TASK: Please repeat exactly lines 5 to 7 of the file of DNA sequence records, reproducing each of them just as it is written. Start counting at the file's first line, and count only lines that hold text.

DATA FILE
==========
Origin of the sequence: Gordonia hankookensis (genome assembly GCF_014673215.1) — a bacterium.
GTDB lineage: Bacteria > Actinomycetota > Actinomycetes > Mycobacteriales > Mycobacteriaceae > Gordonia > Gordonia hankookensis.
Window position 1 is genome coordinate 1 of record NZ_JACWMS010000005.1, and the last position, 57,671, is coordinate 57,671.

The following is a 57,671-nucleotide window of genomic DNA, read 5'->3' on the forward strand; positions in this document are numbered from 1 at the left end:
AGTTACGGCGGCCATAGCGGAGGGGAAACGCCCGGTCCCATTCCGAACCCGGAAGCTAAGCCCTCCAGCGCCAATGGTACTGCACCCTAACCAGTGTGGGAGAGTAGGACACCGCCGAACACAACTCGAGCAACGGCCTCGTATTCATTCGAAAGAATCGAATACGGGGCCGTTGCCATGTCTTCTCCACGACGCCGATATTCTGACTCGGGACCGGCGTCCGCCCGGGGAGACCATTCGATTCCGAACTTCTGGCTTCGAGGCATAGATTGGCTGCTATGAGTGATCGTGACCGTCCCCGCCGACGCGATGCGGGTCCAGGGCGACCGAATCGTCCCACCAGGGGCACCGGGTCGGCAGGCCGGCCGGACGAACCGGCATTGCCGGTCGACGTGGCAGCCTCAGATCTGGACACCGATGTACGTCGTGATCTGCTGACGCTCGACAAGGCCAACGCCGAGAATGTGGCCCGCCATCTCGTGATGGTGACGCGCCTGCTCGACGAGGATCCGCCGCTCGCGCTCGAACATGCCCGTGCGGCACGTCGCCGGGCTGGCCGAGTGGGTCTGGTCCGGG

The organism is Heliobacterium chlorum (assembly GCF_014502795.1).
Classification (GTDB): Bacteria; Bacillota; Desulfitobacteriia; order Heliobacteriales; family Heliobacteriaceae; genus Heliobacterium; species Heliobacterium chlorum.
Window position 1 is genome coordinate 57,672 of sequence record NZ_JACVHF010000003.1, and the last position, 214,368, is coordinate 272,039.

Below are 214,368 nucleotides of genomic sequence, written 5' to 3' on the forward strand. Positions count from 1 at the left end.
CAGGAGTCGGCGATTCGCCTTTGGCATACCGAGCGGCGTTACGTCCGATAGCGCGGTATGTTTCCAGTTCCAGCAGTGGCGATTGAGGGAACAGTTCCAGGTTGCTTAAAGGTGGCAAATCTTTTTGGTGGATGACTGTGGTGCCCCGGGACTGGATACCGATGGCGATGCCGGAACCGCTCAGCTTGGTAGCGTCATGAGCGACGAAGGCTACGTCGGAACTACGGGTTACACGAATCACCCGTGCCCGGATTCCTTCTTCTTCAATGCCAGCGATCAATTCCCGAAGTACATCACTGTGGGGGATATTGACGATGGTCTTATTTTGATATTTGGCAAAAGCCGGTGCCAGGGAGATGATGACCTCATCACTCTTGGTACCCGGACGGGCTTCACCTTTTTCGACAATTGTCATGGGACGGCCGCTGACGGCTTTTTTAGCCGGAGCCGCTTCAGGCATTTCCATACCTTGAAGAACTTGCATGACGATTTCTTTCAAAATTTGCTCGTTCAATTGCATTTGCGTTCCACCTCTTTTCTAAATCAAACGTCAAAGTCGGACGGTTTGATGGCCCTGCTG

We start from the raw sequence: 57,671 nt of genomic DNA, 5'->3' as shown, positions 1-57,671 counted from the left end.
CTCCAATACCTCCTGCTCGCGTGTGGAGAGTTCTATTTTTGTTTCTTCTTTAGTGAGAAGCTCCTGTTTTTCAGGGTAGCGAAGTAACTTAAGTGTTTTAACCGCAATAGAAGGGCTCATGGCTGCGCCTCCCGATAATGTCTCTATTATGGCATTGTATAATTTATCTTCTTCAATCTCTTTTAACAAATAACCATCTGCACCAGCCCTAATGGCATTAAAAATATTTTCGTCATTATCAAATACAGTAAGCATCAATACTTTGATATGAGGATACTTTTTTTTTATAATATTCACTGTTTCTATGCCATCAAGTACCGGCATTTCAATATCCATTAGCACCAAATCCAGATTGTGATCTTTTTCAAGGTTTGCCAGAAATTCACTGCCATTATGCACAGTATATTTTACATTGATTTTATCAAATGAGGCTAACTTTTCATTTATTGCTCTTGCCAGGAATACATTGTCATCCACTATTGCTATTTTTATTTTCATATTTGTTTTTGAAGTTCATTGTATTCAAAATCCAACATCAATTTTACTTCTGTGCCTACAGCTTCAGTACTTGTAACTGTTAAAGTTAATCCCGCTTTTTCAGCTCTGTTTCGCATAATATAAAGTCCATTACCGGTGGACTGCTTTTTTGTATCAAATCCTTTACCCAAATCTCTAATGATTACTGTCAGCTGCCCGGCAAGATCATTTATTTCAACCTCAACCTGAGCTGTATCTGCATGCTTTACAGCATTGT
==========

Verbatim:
AGTTACGGCGGCCATAGCGGAGGGGAAACGCCCGGTCCCATTCCGAACCCGGAAGCTAAGCCCTCCAGCGCCAATGGTACTGCACCCTAACCAGTGTGGGAGAGTAGGACACCGCCGAACACAACTCGAGCAACGGCCTCGTATTCATTCGAAAGAATCGAATACGGGGCCGTTGCCATGTCTTCTCCACGACGCCGATATTCTGACTCGGGACCGGCGTCCGCCCGGGGAGACCATTCGATTCCGAACTTCTGGCTTCGAGGCATAGATTGGCTGCTATGAGTGATCGTGACCGTCCCCGCCGACGCGATGCGGGTCCAGGGCGACCGAATCGTCCCACCAGGGGCACCGGGTCGGCAGGCCGGCCGGACGAACCGGCATTGCCGGTCGACGTGGCAGCCTCAGATCTGGACACCGATGTACGTCGTGATCTGCTGACGCTCGACAAGGCCAACGCCGAGAATGTGGCCCGCCATCTCGTGATGGTGACGCGCCTGCTCGACGAGGATCCGCCGCTCGCGCTCGAACATGCCCGTGCGGCACGTCGCCGGGCTGGCCGAGTGGGTCTGGTCCGGG

The organism is Heliobacterium chlorum (assembly GCF_014502795.1).
Classification (GTDB): Bacteria; Bacillota; Desulfitobacteriia; order Heliobacteriales; family Heliobacteriaceae; genus Heliobacterium; species Heliobacterium chlorum.